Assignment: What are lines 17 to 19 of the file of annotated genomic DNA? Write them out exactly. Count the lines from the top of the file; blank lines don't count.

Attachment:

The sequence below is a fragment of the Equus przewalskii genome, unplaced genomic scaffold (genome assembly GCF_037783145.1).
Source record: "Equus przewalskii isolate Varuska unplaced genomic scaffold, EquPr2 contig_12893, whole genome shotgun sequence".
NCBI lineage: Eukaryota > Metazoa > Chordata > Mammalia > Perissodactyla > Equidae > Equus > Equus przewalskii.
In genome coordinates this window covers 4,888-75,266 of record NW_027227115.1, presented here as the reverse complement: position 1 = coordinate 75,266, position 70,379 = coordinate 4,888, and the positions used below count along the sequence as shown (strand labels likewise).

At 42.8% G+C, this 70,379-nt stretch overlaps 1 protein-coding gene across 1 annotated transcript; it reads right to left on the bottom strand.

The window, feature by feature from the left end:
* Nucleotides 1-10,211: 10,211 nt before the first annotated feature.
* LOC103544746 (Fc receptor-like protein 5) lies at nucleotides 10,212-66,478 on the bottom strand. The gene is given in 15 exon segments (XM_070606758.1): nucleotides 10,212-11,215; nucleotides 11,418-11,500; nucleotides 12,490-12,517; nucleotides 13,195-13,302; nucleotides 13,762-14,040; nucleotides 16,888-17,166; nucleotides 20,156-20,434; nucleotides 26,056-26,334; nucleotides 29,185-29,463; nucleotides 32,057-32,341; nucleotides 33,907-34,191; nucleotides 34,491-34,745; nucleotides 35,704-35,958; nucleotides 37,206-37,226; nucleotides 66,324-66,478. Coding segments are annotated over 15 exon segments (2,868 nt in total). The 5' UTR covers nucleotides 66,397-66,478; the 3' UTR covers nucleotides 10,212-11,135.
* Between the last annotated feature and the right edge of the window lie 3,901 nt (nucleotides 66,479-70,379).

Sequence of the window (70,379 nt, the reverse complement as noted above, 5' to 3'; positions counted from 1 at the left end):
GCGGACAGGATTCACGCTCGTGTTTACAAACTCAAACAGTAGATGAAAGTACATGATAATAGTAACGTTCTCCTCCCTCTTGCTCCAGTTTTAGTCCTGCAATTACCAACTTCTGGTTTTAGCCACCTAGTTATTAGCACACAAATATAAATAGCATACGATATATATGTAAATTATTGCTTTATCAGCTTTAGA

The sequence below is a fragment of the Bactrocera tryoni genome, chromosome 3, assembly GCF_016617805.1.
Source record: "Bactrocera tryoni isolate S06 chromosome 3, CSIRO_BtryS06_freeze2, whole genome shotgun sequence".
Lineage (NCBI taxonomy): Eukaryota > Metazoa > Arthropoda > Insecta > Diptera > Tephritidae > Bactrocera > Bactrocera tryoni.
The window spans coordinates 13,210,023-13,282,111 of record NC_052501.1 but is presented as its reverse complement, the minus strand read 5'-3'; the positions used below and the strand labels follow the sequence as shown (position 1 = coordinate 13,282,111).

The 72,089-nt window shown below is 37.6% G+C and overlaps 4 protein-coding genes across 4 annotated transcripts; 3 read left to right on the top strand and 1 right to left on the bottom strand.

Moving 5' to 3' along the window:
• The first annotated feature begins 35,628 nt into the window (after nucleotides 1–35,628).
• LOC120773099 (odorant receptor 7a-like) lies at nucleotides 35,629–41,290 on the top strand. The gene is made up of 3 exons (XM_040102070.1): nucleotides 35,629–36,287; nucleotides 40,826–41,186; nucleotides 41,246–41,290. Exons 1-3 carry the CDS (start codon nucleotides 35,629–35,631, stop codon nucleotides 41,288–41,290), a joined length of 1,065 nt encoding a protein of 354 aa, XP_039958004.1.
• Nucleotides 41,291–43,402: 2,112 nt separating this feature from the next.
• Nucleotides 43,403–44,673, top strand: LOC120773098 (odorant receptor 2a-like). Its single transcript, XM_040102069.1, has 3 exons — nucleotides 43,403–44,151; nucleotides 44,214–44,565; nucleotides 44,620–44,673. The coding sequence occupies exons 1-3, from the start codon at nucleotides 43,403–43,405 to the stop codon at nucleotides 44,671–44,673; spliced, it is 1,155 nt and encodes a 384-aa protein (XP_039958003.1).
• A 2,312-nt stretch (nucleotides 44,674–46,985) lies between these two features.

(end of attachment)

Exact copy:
Moving 5' to 3' along the window:
• The first annotated feature begins 35,628 nt into the window (after nucleotides 1–35,628).
• LOC120773099 (odorant receptor 7a-like) lies at nucleotides 35,629–41,290 on the top strand. The gene is made up of 3 exons (XM_040102070.1): nucleotides 35,629–36,287; nucleotides 40,826–41,186; nucleotides 41,246–41,290. Exons 1-3 carry the CDS (start codon nucleotides 35,629–35,631, stop codon nucleotides 41,288–41,290), a joined length of 1,065 nt encoding a protein of 354 aa, XP_039958004.1.